Grant to expand translation program

by Amber Schadewald

In the past five years, almost 70,000 immigrants arrived in Minnesota, many of whom do not consider English their first language.

For immigrants, not speaking the same language as another person can make communicating difficult and sometimes frustrating. But when it comes to health, misunderstandings can be dangerous.

Medical interpreters have become a vital tool in closing the communication gap between doctors and patients, making sure patients are getting the care they need.

Saturday was International Translation Day, an annual event sponsored in part by the University’s Program for Translation

and Interpreting. The conference gave individuals and agencies around the country a chance to learn, participate and network with others in their field.

At the conference, program officials announced a new initiative to improve and expand language services in Minnesota.

The initiative, which will be a collaboration among the University, Century College and the Interpreting Stakeholder Group, was awarded a $236,000 grant from the Bush Foundation. Together they will develop a series of multimedia training materials for colleges and institutions around the state.

Veronica Newington works as professional intern for the University’s program. Newington is working on the multimedia initiative and said she thinks it will be an effective way to provide training for emerging languages in the state.

The grant awarded to the initiative does not include scholarship possibilities. Newington said the department plans to recruit more translating agencies that can sponsor individuals’ training costs.

Currently all courses in the program are filled; about 85 students are enrolled in the four classes that were offered this semester.

Students who enter the program must already be proficient in both English and another language; the program teaches specific translating skills, such as medical and courtroom translation.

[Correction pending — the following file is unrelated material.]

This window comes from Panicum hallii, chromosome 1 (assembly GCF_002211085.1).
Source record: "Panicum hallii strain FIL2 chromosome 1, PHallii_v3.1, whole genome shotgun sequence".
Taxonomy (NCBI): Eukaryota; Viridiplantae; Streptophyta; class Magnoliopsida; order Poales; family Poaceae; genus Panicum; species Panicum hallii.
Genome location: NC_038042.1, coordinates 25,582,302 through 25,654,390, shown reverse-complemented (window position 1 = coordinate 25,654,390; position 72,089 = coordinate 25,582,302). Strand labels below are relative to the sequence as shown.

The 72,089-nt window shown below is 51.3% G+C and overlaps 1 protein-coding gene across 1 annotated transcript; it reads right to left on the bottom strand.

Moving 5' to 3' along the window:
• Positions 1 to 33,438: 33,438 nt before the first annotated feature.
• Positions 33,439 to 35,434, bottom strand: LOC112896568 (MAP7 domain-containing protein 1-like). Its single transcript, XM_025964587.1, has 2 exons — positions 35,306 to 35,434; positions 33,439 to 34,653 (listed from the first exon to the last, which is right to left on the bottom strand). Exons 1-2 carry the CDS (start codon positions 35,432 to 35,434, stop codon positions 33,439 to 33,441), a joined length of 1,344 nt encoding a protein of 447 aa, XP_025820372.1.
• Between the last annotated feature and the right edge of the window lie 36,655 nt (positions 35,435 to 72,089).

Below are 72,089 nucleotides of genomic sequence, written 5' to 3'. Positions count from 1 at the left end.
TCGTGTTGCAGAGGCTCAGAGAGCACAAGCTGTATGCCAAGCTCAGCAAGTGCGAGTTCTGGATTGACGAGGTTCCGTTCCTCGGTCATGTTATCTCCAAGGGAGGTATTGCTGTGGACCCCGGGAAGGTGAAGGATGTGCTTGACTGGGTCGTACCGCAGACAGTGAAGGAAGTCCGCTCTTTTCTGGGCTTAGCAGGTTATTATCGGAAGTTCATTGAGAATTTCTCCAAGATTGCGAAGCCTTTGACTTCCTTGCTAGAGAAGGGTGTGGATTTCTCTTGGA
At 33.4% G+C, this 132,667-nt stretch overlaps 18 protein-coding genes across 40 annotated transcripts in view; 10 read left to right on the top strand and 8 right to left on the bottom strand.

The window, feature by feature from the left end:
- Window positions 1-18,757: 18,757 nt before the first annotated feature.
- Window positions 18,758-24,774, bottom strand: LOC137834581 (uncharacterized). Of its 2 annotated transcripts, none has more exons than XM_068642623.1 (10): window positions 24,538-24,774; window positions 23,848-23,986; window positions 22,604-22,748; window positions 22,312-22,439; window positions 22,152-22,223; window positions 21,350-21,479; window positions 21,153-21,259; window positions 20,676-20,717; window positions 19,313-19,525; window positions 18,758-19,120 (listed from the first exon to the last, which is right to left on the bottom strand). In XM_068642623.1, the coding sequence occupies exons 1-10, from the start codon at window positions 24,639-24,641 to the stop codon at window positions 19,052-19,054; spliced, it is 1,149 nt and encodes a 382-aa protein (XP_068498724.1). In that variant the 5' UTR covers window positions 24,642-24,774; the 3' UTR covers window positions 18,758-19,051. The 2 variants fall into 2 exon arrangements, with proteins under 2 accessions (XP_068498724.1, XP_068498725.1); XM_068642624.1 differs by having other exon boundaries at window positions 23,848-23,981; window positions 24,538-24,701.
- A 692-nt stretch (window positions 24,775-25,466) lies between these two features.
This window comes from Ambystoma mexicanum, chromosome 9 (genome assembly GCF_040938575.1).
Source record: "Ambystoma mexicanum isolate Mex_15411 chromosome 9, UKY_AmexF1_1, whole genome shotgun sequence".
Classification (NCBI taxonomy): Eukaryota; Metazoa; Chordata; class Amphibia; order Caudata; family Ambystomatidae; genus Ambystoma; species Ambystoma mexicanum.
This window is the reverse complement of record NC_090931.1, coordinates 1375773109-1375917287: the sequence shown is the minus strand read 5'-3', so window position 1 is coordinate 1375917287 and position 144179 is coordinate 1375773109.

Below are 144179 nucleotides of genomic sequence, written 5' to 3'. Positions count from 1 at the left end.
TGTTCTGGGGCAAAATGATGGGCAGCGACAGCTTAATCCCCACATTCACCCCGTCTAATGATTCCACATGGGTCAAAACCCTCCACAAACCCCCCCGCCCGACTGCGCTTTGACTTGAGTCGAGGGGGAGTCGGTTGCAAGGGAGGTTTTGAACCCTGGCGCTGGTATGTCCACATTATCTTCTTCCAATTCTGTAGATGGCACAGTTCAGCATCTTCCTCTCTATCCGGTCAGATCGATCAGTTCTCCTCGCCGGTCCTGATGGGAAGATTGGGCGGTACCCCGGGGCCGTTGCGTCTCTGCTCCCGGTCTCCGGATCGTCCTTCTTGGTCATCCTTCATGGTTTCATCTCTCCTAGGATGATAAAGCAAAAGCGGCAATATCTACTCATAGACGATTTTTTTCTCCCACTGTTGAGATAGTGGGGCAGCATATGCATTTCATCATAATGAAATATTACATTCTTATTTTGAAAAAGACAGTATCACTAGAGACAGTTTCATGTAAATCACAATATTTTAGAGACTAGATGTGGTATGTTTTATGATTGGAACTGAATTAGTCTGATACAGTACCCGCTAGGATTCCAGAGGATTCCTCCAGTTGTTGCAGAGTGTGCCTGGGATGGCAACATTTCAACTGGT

Bruce Downing, director of the Program for Translation and Interpreting, said most of the students are Spanish interpreters.

Downing said they would like to have more languages represented in the program, especially Somali and Hmong, to accommodate the large immigrant populations specific to the Twin Cities.

Minnesota is a national leader in translator training and the Hennepin County Medical Center has the most translators on staff in the country, Downing said.

For the program, ensuring everyone is covered isn’t always easy.

“There are so many different languages and some are only spoken by a small number of people,” Downing said. “It’s good to have well-qualified interpreters for them all.”

At Boynton Health Service, patients can request translators when making an appointment, but the clinic does not have a full-time translator on staff because of the low demand for the service, said Dave Golden, Boynton’s public health and marketing director.

Newington said the cost of tuition is often the biggest barrier to diversifying the number of languages in their program.

She said many of the people who have the skills to enter the program are refugees or immigrants themselves and the money isn’t available.

To receive a certificate, students are required to take six three-credit courses.

Guadalupe Avendano is one of the program’s students who will graduate this spring, but said it has been a long process. She said because the classes have to be taken in order, scheduling was a hassle.

“They only offered the classes at certain times and I was forced to wait between semesters,” Avendano said. “I lost a lot of time.”

Avendano speaks Spanish and English and said she hopes to work as an interpreter in a children’s clinic. Since she was little, Avendano has been interpreting conversations between doctors and her mother. More recently, she decided to take a few interpreting jobs.

The training taught her things she said she had never even thought about before – everything from the way she sits to eye contact.

“I used to think that translating was just, whatever they say in English, I’ll say in Spanish,” Avendano said. “There’s an entire code of ethics I never knew about.”

Those ethics say translators must be neutral in the conversation and speak only in the first person.

They may also have to learn specific aspects of their language.

“A lot of times translators are required to talk about things they’ve never talked about before,” Downing said. “They’re translating for specialists in a particular field.”

Most hospitals and clinics have some type of translating staff, which in some

cases could even just be a

nurse or custodian. Downing hopes the program’s new initiative will inspire many more translators to undergo further training.